Controlling coagulopathy and bleeding in a mouse model of hemorrhagic shock

Patients who suffer traumatic physical injury can die without immediate and intense medical interventions. Controversy surrounds the best choice of transfusion product to help these critically injured patients. Recent clinical trials have shown that early transfusion of plasma can help. Some of this research has involved patients transfused with plasma in helicopters taking them from the scene of their injury to hospital. In our current work, we have used anesthetized mice to study trauma and hemorrhage causing shock. We have found that three treatments improve the ability of the mice to form blood clots and reduce bleeding. They are plasma transfusion and infusion of two other products. One is a plasma protein product called prothrombin complex concentrate (PCC). The other is a drug called a DNA aptamer. We now propose to compare these measures to new emerging treatments that increase resiliency and may work better than plasma, PCC, or DNA aptamer. These include freeze-dried plasma, freeze-dried platelet-rich plasma, and whole blood. We will also do experiments that will reveal how the DNA aptamer works. Our proposed research will increase knowledge about how best to utilize (or replace) blood and blood products to benefit Canadian patients.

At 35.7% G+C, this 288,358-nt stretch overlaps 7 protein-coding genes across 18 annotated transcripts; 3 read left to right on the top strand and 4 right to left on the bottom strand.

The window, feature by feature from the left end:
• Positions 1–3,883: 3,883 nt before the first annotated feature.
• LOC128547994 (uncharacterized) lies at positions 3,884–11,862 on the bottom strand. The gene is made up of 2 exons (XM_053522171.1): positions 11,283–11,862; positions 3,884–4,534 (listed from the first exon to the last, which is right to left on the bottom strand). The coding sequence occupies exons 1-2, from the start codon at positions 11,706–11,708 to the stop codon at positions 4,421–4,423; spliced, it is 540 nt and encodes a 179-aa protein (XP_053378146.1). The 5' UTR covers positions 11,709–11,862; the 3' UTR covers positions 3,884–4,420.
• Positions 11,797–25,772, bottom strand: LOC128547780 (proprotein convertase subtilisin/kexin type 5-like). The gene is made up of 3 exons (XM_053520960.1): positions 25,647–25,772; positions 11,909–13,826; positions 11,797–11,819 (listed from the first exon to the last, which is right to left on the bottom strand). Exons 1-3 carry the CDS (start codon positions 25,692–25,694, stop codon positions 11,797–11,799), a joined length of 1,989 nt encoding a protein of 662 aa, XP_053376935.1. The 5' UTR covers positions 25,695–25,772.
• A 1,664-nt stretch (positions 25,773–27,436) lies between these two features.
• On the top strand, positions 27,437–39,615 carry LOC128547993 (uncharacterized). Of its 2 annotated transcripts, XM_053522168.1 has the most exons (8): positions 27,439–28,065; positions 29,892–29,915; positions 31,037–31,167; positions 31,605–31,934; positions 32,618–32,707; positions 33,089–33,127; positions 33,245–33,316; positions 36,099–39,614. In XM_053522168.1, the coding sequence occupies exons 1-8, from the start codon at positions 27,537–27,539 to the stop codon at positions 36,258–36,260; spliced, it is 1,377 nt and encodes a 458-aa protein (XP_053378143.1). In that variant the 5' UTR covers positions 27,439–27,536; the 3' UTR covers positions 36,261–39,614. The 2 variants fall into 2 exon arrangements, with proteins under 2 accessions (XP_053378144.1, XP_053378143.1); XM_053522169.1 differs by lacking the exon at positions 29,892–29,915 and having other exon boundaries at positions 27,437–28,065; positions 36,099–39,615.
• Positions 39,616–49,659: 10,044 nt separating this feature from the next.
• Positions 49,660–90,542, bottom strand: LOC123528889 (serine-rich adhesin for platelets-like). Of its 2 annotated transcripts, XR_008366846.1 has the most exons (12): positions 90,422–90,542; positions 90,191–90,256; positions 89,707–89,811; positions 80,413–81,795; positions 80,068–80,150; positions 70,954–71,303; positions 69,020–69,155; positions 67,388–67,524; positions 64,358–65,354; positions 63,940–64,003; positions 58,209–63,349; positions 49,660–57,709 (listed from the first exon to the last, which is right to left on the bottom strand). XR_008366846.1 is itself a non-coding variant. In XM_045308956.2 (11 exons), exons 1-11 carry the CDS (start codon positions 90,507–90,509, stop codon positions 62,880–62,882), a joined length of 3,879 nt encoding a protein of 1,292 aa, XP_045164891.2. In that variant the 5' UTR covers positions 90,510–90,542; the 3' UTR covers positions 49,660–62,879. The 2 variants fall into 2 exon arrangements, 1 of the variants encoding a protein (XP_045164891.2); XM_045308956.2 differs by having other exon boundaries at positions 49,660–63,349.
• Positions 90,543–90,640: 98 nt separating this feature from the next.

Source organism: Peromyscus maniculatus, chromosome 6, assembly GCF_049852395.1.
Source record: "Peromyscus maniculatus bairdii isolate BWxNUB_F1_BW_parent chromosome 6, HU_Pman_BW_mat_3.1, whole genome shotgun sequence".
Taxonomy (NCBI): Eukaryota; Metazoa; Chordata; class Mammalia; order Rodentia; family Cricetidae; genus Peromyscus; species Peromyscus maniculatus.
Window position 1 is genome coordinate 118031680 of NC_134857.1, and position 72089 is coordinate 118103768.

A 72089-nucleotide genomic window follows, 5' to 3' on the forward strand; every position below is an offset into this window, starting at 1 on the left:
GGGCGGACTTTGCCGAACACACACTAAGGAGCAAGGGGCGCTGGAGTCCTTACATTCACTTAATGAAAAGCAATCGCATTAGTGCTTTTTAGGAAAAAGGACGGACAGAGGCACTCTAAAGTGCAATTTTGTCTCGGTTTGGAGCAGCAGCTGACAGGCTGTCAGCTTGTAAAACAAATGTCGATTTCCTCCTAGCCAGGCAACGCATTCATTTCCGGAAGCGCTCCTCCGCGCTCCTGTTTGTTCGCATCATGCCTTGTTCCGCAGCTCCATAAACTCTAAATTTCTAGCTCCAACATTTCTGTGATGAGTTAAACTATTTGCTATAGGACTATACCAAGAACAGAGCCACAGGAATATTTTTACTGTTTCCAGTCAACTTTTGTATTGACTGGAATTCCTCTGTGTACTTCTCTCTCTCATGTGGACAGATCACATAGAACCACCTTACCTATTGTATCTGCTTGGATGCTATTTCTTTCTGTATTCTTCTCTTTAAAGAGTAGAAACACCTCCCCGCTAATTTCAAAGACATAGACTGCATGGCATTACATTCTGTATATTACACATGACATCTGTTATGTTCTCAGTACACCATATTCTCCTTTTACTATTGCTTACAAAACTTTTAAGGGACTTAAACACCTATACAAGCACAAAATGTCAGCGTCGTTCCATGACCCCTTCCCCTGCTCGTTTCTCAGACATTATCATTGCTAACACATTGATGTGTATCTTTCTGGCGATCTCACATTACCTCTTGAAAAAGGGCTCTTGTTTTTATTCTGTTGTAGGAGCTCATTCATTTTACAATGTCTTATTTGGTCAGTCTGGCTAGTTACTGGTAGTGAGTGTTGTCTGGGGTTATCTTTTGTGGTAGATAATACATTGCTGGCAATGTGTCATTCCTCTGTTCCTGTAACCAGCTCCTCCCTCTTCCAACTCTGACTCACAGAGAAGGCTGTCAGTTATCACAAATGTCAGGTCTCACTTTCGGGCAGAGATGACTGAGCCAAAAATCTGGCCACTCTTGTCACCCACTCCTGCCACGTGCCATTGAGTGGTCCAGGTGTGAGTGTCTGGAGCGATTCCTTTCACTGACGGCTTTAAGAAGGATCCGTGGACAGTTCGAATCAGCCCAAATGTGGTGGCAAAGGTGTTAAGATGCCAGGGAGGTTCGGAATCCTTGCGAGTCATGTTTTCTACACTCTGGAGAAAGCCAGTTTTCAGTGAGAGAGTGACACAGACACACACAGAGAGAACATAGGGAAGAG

Principal Investigator / Supervisor
Co-Investigator(s) / Trainee
NAZY, Ishac
Canadian Blood Services/McMaster University
Intramural Research Grant Program
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